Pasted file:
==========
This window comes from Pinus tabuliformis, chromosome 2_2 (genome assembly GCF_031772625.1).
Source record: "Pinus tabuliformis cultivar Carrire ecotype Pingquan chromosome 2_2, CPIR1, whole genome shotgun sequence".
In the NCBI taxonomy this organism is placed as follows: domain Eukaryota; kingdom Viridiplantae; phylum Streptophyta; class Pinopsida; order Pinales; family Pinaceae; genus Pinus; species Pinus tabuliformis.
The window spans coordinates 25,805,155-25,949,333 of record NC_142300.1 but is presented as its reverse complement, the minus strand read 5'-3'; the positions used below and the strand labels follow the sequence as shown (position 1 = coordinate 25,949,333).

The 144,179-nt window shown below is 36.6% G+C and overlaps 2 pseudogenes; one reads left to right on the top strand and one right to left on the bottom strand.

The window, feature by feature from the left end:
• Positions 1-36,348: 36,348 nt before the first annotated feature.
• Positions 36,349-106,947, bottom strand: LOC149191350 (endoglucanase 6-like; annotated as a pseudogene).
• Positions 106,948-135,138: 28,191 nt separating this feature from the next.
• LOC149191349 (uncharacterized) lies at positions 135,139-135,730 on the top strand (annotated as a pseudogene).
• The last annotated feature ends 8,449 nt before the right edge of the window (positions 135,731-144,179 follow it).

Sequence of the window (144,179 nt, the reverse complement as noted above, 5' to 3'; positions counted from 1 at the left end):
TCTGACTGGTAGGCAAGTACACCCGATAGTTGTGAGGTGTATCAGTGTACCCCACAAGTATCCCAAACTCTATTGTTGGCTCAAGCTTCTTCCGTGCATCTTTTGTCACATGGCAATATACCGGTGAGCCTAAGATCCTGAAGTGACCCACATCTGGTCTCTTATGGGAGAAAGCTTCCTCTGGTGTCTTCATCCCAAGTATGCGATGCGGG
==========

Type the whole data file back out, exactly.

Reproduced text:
This window comes from Pinus tabuliformis, chromosome 2_2 (genome assembly GCF_031772625.1).
Source record: "Pinus tabuliformis cultivar Carrire ecotype Pingquan chromosome 2_2, CPIR1, whole genome shotgun sequence".
In the NCBI taxonomy this organism is placed as follows: domain Eukaryota; kingdom Viridiplantae; phylum Streptophyta; class Pinopsida; order Pinales; family Pinaceae; genus Pinus; species Pinus tabuliformis.
The window spans coordinates 25,805,155-25,949,333 of record NC_142300.1 but is presented as its reverse complement, the minus strand read 5'-3'; the positions used below and the strand labels follow the sequence as shown (position 1 = coordinate 25,949,333).

The 144,179-nt window shown below is 36.6% G+C and overlaps 2 pseudogenes; one reads left to right on the top strand and one right to left on the bottom strand.

The window, feature by feature from the left end:
• Positions 1-36,348: 36,348 nt before the first annotated feature.
• Positions 36,349-106,947, bottom strand: LOC149191350 (endoglucanase 6-like; annotated as a pseudogene).
• Positions 106,948-135,138: 28,191 nt separating this feature from the next.
• LOC149191349 (uncharacterized) lies at positions 135,139-135,730 on the top strand (annotated as a pseudogene).
• The last annotated feature ends 8,449 nt before the right edge of the window (positions 135,731-144,179 follow it).

Sequence of the window (144,179 nt, the reverse complement as noted above, 5' to 3'; positions counted from 1 at the left end):
TCTGACTGGTAGGCAAGTACACCCGATAGTTGTGAGGTGTATCAGTGTACCCCACAAGTATCCCAAACTCTATTGTTGGCTCAAGCTTCTTCCGTGCATCTTTTGTCACATGGCAATATACCGGTGAGCCTAAGATCCTGAAGTGACCCACATCTGGTCTCTTATGGGAGAAAGCTTCCTCTGGTGTCTTCATCCCAAGTATGCGATGCGGG